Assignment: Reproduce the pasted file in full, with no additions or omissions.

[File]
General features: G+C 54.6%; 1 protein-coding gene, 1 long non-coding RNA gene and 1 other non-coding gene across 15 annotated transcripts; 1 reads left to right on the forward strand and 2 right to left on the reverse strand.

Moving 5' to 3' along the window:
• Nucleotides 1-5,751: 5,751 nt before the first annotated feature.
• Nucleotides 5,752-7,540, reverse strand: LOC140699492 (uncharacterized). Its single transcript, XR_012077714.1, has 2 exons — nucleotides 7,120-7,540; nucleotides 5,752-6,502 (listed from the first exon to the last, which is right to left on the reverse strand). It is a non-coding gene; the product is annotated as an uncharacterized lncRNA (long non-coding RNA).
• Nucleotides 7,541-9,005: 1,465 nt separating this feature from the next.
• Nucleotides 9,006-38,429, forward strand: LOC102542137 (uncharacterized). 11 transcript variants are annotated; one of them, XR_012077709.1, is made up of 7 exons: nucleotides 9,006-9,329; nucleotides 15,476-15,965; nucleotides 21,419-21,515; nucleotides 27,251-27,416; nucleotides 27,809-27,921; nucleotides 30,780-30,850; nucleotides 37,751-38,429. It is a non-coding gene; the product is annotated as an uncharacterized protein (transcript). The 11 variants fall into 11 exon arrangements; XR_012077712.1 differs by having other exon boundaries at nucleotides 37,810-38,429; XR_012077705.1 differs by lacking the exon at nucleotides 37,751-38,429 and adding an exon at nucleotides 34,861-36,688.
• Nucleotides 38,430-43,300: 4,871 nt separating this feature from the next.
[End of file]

General features: G+C 54.6%; 1 protein-coding gene, 1 long non-coding RNA gene and 1 other non-coding gene across 15 annotated transcripts; 1 reads left to right on the forward strand and 2 right to left on the reverse strand.

Moving 5' to 3' along the window:
• Nucleotides 1-5,751: 5,751 nt before the first annotated feature.
• Nucleotides 5,752-7,540, reverse strand: LOC140699492 (uncharacterized). Its single transcript, XR_012077714.1, has 2 exons — nucleotides 7,120-7,540; nucleotides 5,752-6,502 (listed from the first exon to the last, which is right to left on the reverse strand). It is a non-coding gene; the product is annotated as an uncharacterized lncRNA (long non-coding RNA).
• Nucleotides 7,541-9,005: 1,465 nt separating this feature from the next.
• Nucleotides 9,006-38,429, forward strand: LOC102542137 (uncharacterized). 11 transcript variants are annotated; one of them, XR_012077709.1, is made up of 7 exons: nucleotides 9,006-9,329; nucleotides 15,476-15,965; nucleotides 21,419-21,515; nucleotides 27,251-27,416; nucleotides 27,809-27,921; nucleotides 30,780-30,850; nucleotides 37,751-38,429. It is a non-coding gene; the product is annotated as an uncharacterized protein (transcript). The 11 variants fall into 11 exon arrangements; XR_012077712.1 differs by having other exon boundaries at nucleotides 37,810-38,429; XR_012077705.1 differs by lacking the exon at nucleotides 37,751-38,429 and adding an exon at nucleotides 34,861-36,688.
• Nucleotides 38,430-43,300: 4,871 nt separating this feature from the next.